On Monday July 17 2023 our theme 2 leads, Henry Burridge and Abigail Hathway, hosted a workshop titled ‘Health Effects of Building Ventilation’ in Westminster, London. The workshop brought together building and ventilation engineers, epidemiologists, clinicians, toxicologists, public health professionals and built environment experts to identify and develop ideas and solutions that will make a difference to indoor air quality and health outcomes.
Professor Sir Stephen Holgate set the scene for the workshop highlighting the wide variety of expertise and skills in the air quality community, celebrating the involvement of young people, early career researchers and professionals in the air quality movement. The air quality community is embracing the challenge ensuring climate factors feed into holistic solutions, as well as the consideration of vulnerable groups and equality.
To further set the scene, the participants were asked “what’s new in the indoor air and ventilation world?“. It was widely agreed that indoor air quality is now moving up the national agenda following the CMO report (amongst others), but it must be balanced with the cost of living and climate crises.
Prof Cath Noakes said “The indoor air quality community is in a strong position to build an evidence base to help balance these priorities by sharing data and increasing the monitoring infrastructure capabilities”.
The challenges associated with improving indoor air quality were also discussed, including (i) what exactly are people exposed to? (ii) how can we build an evidence base to make policy recommendations? (iii) how many pollutants are there and what should we be recording? Participants were keen to highlight the importance of pollutant source control (alongside building redesign and ventilation) which requires engagement with the product industry and regulatory bodies to support them in reducing emissions in the first place. Participants were also excited by the opportunities to link sophisticated indoor air quality data collection to health data to better quantify the health impacts of ventilation.
Other opportunities for research that would make a difference to measure air quality and health were also discussed in focus groups. Some of the topics covered included:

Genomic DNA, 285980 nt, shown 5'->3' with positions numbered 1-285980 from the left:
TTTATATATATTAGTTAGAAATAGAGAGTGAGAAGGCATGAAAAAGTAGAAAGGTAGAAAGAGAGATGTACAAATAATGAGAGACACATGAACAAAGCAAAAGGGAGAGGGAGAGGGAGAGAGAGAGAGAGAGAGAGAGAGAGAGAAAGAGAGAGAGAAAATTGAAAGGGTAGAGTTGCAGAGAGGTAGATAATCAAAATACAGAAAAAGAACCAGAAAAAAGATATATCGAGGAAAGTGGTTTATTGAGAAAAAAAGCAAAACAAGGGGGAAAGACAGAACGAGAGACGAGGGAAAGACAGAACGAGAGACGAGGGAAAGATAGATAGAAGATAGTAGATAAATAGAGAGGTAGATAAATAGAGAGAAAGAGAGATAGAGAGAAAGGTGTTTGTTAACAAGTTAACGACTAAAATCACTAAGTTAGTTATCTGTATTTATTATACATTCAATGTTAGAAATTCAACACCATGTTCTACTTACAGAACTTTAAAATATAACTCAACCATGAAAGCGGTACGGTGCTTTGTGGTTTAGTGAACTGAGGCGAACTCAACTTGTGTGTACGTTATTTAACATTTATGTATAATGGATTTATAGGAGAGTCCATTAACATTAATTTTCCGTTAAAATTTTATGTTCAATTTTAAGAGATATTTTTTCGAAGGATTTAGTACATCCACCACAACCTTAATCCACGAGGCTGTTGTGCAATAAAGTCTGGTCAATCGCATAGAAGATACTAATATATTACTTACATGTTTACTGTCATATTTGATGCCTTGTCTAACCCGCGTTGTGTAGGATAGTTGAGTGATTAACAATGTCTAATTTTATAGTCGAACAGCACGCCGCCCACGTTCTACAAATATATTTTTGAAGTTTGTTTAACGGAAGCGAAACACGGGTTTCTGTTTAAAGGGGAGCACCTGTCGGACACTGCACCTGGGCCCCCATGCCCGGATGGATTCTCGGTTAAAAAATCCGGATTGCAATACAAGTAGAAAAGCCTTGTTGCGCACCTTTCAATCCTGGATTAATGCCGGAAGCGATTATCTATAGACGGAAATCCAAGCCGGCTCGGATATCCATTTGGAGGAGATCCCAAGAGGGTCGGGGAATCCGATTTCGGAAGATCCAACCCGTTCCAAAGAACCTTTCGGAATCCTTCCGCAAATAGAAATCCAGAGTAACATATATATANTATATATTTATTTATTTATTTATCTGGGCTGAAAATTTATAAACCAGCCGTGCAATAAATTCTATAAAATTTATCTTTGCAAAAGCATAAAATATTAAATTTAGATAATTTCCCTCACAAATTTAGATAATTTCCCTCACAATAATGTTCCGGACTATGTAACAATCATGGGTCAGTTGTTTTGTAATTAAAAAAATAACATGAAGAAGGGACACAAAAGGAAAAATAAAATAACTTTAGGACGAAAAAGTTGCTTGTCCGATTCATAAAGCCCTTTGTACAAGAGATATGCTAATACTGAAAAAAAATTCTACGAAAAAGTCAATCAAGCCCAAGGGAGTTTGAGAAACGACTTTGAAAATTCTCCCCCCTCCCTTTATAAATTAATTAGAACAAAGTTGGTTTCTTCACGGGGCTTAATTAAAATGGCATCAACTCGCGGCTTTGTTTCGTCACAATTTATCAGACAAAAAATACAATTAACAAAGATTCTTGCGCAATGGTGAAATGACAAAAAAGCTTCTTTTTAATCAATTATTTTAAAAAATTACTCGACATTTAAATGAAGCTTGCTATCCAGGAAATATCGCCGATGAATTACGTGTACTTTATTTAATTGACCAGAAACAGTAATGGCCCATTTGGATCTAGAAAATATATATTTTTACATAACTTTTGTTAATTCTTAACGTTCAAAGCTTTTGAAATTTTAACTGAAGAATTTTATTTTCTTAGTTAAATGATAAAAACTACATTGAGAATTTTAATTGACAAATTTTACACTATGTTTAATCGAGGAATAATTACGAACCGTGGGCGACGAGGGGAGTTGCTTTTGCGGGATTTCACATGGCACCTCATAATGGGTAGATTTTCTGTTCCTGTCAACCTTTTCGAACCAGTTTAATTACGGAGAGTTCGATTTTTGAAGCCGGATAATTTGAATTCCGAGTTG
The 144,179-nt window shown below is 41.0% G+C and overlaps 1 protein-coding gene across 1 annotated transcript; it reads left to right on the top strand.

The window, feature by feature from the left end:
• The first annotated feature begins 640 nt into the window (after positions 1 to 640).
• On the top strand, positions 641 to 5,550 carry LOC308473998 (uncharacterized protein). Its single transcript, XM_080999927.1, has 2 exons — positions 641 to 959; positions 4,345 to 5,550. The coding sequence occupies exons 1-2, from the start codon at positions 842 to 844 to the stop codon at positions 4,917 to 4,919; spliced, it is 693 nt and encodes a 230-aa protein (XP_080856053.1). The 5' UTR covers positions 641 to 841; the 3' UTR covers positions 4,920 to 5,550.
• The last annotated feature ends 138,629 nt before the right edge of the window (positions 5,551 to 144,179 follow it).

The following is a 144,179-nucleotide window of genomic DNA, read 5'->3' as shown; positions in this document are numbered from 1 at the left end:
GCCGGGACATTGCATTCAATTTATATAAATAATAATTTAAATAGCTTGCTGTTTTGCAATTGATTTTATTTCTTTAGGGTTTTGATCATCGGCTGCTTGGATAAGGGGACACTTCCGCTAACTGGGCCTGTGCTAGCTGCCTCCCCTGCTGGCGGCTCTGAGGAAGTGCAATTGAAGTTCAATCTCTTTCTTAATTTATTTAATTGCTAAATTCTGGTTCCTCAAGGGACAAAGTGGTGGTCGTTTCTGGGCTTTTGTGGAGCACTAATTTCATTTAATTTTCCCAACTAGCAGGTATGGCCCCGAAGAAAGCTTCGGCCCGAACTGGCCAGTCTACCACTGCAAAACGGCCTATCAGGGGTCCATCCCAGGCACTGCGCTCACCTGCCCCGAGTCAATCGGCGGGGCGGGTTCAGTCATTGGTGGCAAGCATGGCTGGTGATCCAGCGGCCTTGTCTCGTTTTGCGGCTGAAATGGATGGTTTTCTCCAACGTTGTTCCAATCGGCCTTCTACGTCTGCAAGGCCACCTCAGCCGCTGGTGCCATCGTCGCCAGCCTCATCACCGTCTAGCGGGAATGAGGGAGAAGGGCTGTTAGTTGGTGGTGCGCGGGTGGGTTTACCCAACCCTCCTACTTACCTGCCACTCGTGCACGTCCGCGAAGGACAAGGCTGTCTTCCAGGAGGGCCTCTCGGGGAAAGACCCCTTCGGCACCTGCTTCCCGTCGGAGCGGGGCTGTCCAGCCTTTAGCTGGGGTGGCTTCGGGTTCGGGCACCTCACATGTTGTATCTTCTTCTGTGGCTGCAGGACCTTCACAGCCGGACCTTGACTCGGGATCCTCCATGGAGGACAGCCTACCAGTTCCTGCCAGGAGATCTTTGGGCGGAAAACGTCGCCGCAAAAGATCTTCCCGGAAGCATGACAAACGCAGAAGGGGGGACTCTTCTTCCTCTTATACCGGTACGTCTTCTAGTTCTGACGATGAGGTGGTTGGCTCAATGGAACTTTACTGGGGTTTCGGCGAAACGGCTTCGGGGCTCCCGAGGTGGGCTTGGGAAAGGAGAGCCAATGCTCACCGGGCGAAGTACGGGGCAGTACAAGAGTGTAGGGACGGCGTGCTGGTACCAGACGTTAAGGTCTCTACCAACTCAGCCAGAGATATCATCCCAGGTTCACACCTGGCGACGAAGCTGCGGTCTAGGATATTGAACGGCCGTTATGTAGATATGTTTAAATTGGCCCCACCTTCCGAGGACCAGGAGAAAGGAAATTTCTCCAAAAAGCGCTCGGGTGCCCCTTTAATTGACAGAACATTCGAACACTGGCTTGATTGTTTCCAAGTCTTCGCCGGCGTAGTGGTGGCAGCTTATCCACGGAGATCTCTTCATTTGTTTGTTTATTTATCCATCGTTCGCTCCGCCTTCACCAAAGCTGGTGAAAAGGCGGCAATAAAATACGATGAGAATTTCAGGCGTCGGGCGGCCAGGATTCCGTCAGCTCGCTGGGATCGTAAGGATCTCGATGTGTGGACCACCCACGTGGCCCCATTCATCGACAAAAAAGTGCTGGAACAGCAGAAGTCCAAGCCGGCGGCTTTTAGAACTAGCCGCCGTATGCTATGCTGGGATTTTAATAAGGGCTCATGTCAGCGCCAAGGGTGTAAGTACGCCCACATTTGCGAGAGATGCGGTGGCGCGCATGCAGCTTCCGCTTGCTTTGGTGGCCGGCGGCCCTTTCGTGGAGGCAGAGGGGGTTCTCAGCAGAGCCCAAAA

- Considering benefits of home insulation on indoor air quality, climate, and health (suggestion to refer to New Zealand study on immunological benefit of residing in warmer homes, achieved through better insulation, despite potential reduced ventilation capacity)
- Considering the relationship between energy efficiency, EPCs, and health. Is there an opportunity to update the EPC system to include health and indoor air quality? Is there an opportunity to engage with the new Building Safety Regulator team?
- Considering the relationship between source control interventions and ventilation interventions
- Opportunity to identify data gaps for (e.g.,) different groups of society exposed to poor air quality, or different building typologies that experience poor air quality.
- Opportunity to bring existing (short and long term) data together to build emission inventories and cross compare indoor air quality data with health data and behavioural data.
- Opportunity to classify indoor air pollutants and set indoor air quality targets/limits. This would enable classification of what is harmful and what is acceptable. It is not necessary to completely eradicate all airborne species.
- Opportunity to better engage with the commercial market for indoor air quality (e.g., air fresheners, cleaning products, gas stoves) to gather data on what is in people’s homes (in terms of sources and removal)
- Take lessons from the French Observatory
Following these discussions, several themes emerged. These were:
- Appointing a ‘Data Champion’ to promote the combining of robust data from health, environmental (air quality), and social studies.
- Realise the potential for open access data and data-quality control.
- Enable measurements for cross collaboration, an emissions inventory, synthesis of findings, and ranking of pollutants.
Dissemination and messaging
- The community needs to develop the right narrative to focus on the “why” that can be translated for appropriate messaging for the public, policy, industry clinicians, engineers and beyond
- Engagements with social scientist and communications experts will support this goal and open another avenue of research council funding opportunities.
- Engagement with industry is critical from an early stage and can begin with trade body engagement and larger businesses.
- Ensure the air quality community are onboard and kept informed about the Net Zero strategy to enable air quality solutions to complement these interventions.
- Opportunity to provide training and support the creation of interdisciplinary networks for knowledge mobilization and effective dissemination.
- Need to engage with funding bodies to ensure sustainability of financial support.
The group also considered the most effective immediate priorities for the community; such as developing a narrative to provide consistent guidance and advice, being in a position to rank pollutants to take action in tackling the most harmful, and to prioritise reporting on the economic impacts to enhance funding opportunities.